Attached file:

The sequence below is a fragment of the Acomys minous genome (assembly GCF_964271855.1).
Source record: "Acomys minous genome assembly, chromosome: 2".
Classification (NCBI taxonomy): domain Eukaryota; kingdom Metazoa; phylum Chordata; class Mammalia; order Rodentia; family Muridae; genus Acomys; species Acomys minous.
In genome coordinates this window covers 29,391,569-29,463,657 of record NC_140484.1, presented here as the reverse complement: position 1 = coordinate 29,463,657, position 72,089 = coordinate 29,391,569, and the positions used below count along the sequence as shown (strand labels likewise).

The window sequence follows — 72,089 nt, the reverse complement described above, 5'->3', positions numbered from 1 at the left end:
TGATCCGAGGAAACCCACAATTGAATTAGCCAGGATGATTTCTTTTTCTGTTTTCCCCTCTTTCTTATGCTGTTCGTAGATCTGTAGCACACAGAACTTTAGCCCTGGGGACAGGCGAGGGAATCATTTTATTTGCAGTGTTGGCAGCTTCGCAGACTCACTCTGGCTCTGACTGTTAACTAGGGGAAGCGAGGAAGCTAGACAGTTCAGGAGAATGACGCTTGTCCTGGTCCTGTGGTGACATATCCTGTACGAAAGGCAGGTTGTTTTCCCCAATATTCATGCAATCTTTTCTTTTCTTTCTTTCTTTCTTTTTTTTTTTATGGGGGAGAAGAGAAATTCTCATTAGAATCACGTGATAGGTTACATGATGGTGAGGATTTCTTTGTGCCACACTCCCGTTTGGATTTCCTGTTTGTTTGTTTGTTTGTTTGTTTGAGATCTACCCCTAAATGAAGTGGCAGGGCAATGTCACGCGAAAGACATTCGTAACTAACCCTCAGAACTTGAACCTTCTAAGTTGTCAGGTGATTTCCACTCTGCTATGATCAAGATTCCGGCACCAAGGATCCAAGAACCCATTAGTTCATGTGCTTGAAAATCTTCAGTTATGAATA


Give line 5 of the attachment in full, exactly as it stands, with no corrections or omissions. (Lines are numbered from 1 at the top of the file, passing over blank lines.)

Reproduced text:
The window sequence follows — 72,089 nt, the reverse complement described above, 5'->3', positions numbered from 1 at the left end: